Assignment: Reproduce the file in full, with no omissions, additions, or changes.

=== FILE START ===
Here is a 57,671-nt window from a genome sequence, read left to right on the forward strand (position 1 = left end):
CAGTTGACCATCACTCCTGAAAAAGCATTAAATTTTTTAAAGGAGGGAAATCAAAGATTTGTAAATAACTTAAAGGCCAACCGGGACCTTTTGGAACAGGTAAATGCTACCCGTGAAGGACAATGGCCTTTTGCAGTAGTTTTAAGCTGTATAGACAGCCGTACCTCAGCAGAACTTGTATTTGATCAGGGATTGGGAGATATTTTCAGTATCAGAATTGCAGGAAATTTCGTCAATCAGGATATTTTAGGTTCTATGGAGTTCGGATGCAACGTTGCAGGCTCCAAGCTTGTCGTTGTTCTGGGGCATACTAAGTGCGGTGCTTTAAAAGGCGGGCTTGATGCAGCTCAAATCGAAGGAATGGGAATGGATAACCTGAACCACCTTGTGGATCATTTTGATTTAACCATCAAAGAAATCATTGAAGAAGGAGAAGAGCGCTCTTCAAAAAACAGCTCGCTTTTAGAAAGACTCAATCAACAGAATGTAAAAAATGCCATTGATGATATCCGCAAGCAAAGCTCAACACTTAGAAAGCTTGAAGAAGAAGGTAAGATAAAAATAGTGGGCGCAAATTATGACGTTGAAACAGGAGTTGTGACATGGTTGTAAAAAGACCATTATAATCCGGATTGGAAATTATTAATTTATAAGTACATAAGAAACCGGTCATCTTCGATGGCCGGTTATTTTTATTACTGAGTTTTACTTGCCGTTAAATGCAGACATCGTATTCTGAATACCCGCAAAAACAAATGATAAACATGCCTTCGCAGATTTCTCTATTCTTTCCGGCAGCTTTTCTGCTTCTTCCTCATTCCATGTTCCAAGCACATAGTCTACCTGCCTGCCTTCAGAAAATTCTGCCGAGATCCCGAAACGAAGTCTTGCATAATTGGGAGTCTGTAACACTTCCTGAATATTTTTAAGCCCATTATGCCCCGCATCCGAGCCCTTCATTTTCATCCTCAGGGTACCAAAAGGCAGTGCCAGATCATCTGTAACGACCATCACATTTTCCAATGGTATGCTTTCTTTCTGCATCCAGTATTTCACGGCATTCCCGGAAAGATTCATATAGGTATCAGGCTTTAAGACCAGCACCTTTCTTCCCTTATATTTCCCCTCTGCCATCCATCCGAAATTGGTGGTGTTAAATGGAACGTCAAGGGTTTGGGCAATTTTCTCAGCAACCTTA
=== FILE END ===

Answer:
Here is a 57,671-nt window from a genome sequence, read left to right on the forward strand (position 1 = left end):
CAGTTGACCATCACTCCTGAAAAAGCATTAAATTTTTTAAAGGAGGGAAATCAAAGATTTGTAAATAACTTAAAGGCCAACCGGGACCTTTTGGAACAGGTAAATGCTACCCGTGAAGGACAATGGCCTTTTGCAGTAGTTTTAAGCTGTATAGACAGCCGTACCTCAGCAGAACTTGTATTTGATCAGGGATTGGGAGATATTTTCAGTATCAGAATTGCAGGAAATTTCGTCAATCAGGATATTTTAGGTTCTATGGAGTTCGGATGCAACGTTGCAGGCTCCAAGCTTGTCGTTGTTCTGGGGCATACTAAGTGCGGTGCTTTAAAAGGCGGGCTTGATGCAGCTCAAATCGAAGGAATGGGAATGGATAACCTGAACCACCTTGTGGATCATTTTGATTTAACCATCAAAGAAATCATTGAAGAAGGAGAAGAGCGCTCTTCAAAAAACAGCTCGCTTTTAGAAAGACTCAATCAACAGAATGTAAAAAATGCCATTGATGATATCCGCAAGCAAAGCTCAACACTTAGAAAGCTTGAAGAAGAAGGTAAGATAAAAATAGTGGGCGCAAATTATGACGTTGAAACAGGAGTTGTGACATGGTTGTAAAAAGACCATTATAATCCGGATTGGAAATTATTAATTTATAAGTACATAAGAAACCGGTCATCTTCGATGGCCGGTTATTTTTATTACTGAGTTTTACTTGCCGTTAAATGCAGACATCGTATTCTGAATACCCGCAAAAACAAATGATAAACATGCCTTCGCAGATTTCTCTATTCTTTCCGGCAGCTTTTCTGCTTCTTCCTCATTCCATGTTCCAAGCACATAGTCTACCTGCCTGCCTTCAGAAAATTCTGCCGAGATCCCGAAACGAAGTCTTGCATAATTGGGAGTCTGTAACACTTCCTGAATATTTTTAAGCCCATTATGCCCCGCATCCGAGCCCTTCATTTTCATCCTCAGGGTACCAAAAGGCAGTGCCAGATCATCTGTAACGACCATCACATTTTCCAATGGTATGCTTTCTTTCTGCATCCAGTATTTCACGGCATTCCCGGAAAGATTCATATAGGTATCAGGCTTTAAGACCAGCACCTTTCTTCCCTTATATTTCCCCTCTGCCATCCATCCGAAATTGGTGGTGTTAAATGGAACGTCAAGGGTTTGGGCAATTTTCTCAGCAACCTTA